Hard yellow liver disease or fatty cirrhosis periodically affects cattle, sheep, goats, pronghorn antelope (Antilocapra americana) and whitetail deer (Odocoileus virginianus texanus) within several Texas counties in the United States. Clinically it presents as chronic liver disease with progressive hepatic necrosis and fibrosis, icterus and liver failure. The damaged livers are yellow and many have multiple firm, often gritty foci that are scattered throughout all lobes. Early investigations included feeding studies using potential toxic plants, climate and forage studies, infectious disease surveys and various mycotoxin studies and analyses. None have definitively reproduced the disease or identified the inciting cause. However, the problem continues and recent outbreaks have allowed the collection of additional frozen tissues, and numerous paraffin tissue blocks and slides for additional studies. The objectives for this work are to evaluate and compare the microscopic changes, special histochemical studies, microbial and fungal surveys and chemical assays for dehyro-pyrrolizidine alkaloid (DHPA) metabolites of these additional cases with historical reports. These bovine livers had a spectrum of lesions including lipid degeneration and necrosis, eosinophilic granulomatous hepatitis, focal follicular lymphoid proliferation and chronic fibrosing hepatitis with dystrophic mineralization. No pyrrolizidine alkaloid metabolites were detected in any of the livers and select special stains did not reveal any fungal, bacterial or parasitic etiologies. The lack of findings and mixed histologic presentation suggest that this syndrome is a collection of chronic diseases probably of various etiologies. Earlier animal surveillance work is needed in endemic areas to better understand the etiology and pathogenesis of this syndrome.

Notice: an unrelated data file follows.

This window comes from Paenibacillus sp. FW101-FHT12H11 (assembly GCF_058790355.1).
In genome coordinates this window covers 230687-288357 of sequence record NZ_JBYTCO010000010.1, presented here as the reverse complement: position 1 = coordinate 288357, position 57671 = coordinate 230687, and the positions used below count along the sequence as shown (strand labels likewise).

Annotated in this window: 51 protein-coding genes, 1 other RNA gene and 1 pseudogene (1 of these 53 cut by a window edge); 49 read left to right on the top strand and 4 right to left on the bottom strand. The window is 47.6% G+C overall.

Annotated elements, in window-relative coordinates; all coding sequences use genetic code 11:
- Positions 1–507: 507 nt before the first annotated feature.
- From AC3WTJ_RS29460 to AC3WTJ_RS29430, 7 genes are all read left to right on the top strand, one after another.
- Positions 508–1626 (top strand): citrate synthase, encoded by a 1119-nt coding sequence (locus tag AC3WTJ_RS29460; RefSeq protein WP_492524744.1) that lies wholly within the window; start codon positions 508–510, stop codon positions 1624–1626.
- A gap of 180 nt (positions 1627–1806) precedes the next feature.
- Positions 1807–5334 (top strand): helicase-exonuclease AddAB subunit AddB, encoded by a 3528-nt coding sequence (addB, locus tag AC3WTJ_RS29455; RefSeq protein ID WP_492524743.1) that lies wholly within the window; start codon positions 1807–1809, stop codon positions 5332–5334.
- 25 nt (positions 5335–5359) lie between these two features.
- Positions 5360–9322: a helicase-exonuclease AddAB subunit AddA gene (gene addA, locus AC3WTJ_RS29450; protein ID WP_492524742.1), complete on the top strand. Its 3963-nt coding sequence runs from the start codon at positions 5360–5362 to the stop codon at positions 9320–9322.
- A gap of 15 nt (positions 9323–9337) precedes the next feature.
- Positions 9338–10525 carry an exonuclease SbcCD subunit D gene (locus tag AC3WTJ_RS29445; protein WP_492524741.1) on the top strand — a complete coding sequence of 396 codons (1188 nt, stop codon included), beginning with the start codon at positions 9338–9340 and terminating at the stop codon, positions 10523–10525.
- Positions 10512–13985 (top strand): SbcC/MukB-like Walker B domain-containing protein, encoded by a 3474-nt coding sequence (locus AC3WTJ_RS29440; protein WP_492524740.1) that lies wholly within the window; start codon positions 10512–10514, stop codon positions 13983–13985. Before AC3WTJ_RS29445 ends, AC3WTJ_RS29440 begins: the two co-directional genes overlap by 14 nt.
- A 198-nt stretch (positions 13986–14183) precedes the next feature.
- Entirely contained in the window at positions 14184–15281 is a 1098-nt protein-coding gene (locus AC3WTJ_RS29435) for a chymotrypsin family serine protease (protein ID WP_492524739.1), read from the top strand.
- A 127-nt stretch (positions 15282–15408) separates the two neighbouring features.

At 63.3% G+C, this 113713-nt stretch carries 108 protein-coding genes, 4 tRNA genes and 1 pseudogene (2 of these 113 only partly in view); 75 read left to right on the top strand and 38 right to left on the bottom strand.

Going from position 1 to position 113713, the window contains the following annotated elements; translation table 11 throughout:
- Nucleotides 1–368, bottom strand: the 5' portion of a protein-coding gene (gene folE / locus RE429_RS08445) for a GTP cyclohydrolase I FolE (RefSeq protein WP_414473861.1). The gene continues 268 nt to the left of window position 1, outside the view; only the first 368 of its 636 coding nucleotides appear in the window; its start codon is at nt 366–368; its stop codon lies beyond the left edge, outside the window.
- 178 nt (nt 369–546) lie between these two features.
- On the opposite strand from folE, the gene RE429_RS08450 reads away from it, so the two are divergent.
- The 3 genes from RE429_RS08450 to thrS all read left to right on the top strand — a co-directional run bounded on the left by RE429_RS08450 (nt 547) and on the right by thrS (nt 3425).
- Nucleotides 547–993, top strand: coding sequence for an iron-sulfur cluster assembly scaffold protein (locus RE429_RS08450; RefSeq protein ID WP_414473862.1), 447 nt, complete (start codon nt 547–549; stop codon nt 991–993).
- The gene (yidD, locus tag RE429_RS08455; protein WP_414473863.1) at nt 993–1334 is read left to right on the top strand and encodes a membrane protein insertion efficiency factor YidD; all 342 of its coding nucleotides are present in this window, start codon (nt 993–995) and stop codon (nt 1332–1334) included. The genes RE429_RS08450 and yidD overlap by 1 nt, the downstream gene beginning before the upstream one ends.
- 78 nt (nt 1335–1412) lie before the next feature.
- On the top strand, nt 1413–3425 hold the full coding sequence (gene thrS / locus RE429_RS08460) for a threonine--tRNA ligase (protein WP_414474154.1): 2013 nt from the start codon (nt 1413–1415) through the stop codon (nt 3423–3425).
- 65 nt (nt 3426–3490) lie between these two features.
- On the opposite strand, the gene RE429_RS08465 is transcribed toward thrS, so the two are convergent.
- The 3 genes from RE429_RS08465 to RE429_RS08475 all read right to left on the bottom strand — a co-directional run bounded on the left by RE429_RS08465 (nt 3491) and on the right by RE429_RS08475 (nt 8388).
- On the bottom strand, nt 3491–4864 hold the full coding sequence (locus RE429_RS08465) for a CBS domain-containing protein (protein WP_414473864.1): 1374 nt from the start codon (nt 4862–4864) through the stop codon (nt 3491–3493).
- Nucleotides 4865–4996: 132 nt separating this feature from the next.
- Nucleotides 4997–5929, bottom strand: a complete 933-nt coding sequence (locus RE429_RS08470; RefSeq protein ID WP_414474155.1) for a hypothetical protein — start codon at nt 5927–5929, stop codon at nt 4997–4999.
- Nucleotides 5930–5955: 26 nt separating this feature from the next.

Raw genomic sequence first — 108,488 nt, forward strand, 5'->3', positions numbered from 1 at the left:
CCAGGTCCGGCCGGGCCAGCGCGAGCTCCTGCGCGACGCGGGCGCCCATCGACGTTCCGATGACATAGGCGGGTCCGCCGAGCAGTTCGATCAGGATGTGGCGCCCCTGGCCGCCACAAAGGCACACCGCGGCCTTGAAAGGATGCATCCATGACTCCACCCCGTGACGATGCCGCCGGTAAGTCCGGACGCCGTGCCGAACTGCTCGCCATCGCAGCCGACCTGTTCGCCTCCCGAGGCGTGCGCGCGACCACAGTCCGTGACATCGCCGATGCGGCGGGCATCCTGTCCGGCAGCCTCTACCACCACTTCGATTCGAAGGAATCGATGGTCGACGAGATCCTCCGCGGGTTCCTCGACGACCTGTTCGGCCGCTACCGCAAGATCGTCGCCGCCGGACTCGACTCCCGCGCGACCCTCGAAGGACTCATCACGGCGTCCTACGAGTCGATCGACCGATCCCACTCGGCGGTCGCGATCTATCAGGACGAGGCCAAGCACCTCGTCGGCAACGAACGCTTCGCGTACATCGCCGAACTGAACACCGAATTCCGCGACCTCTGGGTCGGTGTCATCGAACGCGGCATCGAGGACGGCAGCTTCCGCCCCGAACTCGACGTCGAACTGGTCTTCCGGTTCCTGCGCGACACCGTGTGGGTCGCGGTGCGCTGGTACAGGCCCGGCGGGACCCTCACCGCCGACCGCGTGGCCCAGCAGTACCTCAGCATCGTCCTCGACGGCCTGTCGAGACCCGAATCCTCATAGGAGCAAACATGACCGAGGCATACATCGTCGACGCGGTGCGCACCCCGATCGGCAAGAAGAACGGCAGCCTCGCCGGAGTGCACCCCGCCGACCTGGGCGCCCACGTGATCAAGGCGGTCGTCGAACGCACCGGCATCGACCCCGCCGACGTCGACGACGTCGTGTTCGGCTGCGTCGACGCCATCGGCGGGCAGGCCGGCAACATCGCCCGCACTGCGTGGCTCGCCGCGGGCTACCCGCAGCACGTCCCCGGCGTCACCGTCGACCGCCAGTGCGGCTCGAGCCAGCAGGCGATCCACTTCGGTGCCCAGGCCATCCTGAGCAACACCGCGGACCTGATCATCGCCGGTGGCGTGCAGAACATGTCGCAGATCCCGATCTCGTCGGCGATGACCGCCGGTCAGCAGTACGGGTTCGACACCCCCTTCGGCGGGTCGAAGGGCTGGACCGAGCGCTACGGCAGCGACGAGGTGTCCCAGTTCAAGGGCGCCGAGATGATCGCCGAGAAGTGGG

Stegelmeier, Bryan L.; Jones, Meredyth; Womack, Christopher P.; Davis, T Zane; and Gardner, Dale R.
"North American Hard Yellow Liver Disease: An Old Problem Readdressed,"
Poisonous Plant Research (PPR): Vol. 2, p. 1-13.
Available at: https://digitalcommons.usu.edu/poisonousplantresearch/vol2/iss1/1